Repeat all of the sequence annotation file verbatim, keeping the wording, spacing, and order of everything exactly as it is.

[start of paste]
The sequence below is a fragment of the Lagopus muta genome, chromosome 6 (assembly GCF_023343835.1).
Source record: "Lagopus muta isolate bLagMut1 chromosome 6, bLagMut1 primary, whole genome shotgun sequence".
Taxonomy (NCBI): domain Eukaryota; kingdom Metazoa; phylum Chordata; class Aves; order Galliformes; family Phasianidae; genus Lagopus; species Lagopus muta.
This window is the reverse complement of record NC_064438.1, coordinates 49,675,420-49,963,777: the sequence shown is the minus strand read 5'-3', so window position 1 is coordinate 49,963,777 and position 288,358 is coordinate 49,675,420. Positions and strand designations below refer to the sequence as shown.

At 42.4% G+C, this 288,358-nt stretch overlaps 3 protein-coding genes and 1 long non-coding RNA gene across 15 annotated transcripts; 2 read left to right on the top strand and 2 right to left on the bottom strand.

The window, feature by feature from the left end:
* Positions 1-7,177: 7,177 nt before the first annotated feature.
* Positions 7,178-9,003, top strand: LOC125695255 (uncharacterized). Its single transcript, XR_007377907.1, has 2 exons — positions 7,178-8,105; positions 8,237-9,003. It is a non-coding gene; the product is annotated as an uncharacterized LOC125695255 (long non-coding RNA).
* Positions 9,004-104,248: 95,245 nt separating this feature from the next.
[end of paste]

The sequence below is a fragment of the Lagopus muta genome, chromosome 6 (assembly GCF_023343835.1).
Source record: "Lagopus muta isolate bLagMut1 chromosome 6, bLagMut1 primary, whole genome shotgun sequence".
Taxonomy (NCBI): domain Eukaryota; kingdom Metazoa; phylum Chordata; class Aves; order Galliformes; family Phasianidae; genus Lagopus; species Lagopus muta.
This window is the reverse complement of record NC_064438.1, coordinates 49,675,420-49,963,777: the sequence shown is the minus strand read 5'-3', so window position 1 is coordinate 49,963,777 and position 288,358 is coordinate 49,675,420. Positions and strand designations below refer to the sequence as shown.

At 42.4% G+C, this 288,358-nt stretch overlaps 3 protein-coding genes and 1 long non-coding RNA gene across 15 annotated transcripts; 2 read left to right on the top strand and 2 right to left on the bottom strand.

The window, feature by feature from the left end:
* Positions 1-7,177: 7,177 nt before the first annotated feature.
* Positions 7,178-9,003, top strand: LOC125695255 (uncharacterized). Its single transcript, XR_007377907.1, has 2 exons — positions 7,178-8,105; positions 8,237-9,003. It is a non-coding gene; the product is annotated as an uncharacterized LOC125695255 (long non-coding RNA).
* Positions 9,004-104,248: 95,245 nt separating this feature from the next.